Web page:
Tips on color and more from my sneak peek at Celebration of Coleus & Color

tip for planting containers from Buffalo Botanical Gardens
Before you dig up your pot, set the plants on top of the soil to see how they will look. It’s a time saver. Photo by Connie Oswald Stofko

By Connie Oswald Stofko

Because Buffalo-NiagaraGardening.com is the proud sponsor of the upcoming Celebration of Coleus & Color exhibit at the Buffalo and Erie County Botanical Gardens, I was given a peek of what’s in store–It’s going to be spectacular!

I got to see some of the containers being prepared for the show and Jeff Thompson, director of horticulture at the Botanical Gardens, shared tips you can use at home, too.

Mark your calendar: The show will be held from 10 a.m. to 5 p.m. daily from Saturday, June 14 through Sunday, July 27 at the Botanical Gardens, 2655 South Park Ave., Buffalo.

Admission is $9 for adults, $8 for seniors (age 55 and older) & students (13 and older with ID), $5 for children ages 3-12, and free for members and children under 2.

Try these tips from the experts on how to create interesting container plantings for your landscape.

Mix plants in one pot

A pot with a single colorful plant, such as fuchsia, can be lovely, but it can be interesting to mix plants, too.

soft colors of flowers coordinate with container in Western New York
A pot in a coordinating color was chosen for this group of plants. Photo by Connie Oswald Stofko

Choose a plant that cascades over the side of the pot, a plant that is upright or spikey and a plant at the middle level, Thompson suggested.

“You can get a lot of interest in a small space, which is the object of container gardening,” he said.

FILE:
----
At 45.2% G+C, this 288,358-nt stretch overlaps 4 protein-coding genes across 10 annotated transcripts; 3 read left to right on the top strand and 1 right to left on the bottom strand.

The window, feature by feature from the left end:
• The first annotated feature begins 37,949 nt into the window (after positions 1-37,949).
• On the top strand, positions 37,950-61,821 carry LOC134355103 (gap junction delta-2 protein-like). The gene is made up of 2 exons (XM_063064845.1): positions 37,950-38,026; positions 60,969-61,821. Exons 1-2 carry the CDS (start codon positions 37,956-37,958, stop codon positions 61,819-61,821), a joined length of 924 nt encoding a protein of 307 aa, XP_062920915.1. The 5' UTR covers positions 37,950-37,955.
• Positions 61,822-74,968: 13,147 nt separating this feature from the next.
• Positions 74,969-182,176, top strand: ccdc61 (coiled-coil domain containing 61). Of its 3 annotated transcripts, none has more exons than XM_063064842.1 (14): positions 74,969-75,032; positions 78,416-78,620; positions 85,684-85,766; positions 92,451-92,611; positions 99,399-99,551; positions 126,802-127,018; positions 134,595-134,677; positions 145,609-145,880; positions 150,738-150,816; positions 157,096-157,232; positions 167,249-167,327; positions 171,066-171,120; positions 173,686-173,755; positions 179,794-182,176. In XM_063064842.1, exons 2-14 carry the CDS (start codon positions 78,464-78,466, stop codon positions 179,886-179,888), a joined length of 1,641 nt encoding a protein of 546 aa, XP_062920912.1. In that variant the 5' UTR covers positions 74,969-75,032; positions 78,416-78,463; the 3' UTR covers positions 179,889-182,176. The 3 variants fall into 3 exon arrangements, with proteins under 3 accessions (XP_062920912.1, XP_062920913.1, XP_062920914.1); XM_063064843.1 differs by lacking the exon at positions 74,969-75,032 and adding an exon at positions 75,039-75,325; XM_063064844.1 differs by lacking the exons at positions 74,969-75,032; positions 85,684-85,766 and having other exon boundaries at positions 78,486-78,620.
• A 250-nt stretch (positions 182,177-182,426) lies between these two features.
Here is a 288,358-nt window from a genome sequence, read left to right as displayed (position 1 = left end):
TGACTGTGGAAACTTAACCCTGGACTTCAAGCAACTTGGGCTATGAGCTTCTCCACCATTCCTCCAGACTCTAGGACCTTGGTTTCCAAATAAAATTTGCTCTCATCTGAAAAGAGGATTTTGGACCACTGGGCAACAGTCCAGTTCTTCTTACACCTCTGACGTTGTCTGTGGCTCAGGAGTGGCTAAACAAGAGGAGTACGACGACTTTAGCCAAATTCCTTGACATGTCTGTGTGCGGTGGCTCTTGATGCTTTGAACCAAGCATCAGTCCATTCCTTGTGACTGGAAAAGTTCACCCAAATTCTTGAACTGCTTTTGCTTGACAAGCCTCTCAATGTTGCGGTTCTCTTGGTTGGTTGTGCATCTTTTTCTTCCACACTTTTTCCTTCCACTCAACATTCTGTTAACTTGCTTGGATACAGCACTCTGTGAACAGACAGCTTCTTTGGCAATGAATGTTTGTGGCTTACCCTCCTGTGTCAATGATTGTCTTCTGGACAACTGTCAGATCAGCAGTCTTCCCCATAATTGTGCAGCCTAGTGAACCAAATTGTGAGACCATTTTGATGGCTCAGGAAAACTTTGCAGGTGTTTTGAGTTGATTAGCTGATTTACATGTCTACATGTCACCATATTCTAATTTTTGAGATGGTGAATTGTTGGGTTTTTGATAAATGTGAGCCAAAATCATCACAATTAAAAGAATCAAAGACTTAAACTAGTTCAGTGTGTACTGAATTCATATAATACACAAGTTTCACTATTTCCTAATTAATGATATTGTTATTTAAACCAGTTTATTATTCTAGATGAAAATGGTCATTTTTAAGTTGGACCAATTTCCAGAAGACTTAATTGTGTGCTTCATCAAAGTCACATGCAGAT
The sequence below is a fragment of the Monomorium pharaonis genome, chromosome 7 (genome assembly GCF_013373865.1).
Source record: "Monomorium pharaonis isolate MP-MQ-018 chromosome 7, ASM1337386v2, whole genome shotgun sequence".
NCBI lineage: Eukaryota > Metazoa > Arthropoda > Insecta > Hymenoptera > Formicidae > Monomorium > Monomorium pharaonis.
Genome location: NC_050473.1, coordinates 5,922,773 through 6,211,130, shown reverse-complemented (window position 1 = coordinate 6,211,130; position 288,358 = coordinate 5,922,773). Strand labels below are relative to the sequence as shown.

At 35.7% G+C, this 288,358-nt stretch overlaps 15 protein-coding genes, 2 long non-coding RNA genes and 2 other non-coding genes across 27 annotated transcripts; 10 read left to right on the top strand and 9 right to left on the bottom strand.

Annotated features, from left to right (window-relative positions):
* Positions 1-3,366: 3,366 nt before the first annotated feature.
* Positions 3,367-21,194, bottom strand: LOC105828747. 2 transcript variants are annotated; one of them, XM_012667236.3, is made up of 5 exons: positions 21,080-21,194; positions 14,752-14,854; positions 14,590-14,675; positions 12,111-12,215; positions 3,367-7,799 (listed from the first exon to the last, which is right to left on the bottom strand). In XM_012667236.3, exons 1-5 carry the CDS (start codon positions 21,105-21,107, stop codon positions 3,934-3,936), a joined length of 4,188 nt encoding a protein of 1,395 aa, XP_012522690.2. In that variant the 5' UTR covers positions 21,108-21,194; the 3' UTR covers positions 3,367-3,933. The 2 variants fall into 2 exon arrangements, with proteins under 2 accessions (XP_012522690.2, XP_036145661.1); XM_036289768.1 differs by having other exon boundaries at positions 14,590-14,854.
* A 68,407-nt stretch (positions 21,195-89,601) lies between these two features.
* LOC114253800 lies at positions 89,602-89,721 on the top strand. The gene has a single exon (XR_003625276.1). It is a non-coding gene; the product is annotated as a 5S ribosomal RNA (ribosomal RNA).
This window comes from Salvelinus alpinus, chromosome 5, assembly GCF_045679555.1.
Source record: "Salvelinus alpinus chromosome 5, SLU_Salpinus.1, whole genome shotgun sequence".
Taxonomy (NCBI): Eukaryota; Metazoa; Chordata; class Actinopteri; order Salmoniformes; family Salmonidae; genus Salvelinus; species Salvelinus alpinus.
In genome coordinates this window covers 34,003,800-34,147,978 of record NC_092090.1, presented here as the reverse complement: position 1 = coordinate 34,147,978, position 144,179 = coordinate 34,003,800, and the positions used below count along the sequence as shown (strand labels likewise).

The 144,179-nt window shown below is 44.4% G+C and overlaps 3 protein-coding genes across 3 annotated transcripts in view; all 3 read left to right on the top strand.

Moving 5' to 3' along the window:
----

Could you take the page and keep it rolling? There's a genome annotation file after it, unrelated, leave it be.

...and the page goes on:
However, you have to choose plants that will grow well together. Read the plant tag and choose plants that have similar growing conditions. Don’t mix sun-loving plants with shade plants. Don’t mix plants that like drier soil with plants that like a lot of water.

Keep an eye on your plants as they grow throughout the season, too. The various plants may not grow at the same rate. If you don’t watch out, one plant could grow much larger and overpower the others.

“It’s not just plant and forget,” he said. “You’ve got to pinch the plants back. It’s like controlling a little world in there.”

Pot color: complement or contrast

The color of your pot plays an important role in the overall look of your container.

There are two ways you can go, Thompson said. You can choose a container that coordinates with the color of your flowers or choose one that contrasts.

For example, if your flowers are pastel colors, you could choose a pastel pot to coordinate with them. For contrast, choose a bright pot.

tip on saving potting soil in large containers at Buffalo Botanical Gardens
Use less potting soil by filling a large pot partway with packing peanuts or crumpled six-pack plant containers to take up space.

Save time by testing colors before you plant

Choose plants you think you will want to use in a particular pot and set them in the container, Thompson suggested. You’ll be able to really see how the color of the plants and pot work together before everything is planted.

Take a step back and look at the whole arrangement from a normal viewing distance. If you don’t like how it looks, it’s easy to make changes.

I think this works well if you’re buying plants and a pot at the same time. You could do this right at the garden center.

It’s also a good tip if you like to pot up a bunch of containers to use all around your yard and patio and have lots of plants and pots to work with. Thompson has aisles filled with annuals that will be used in the show. Much of the plant material was donated by Zittel’s in Hamburg.

Glazed pots hold moisture better than unglazed pots

One thing you have to remember is that containers dry out more quickly than garden beds do. You need to water containers more often than you need to water garden beds.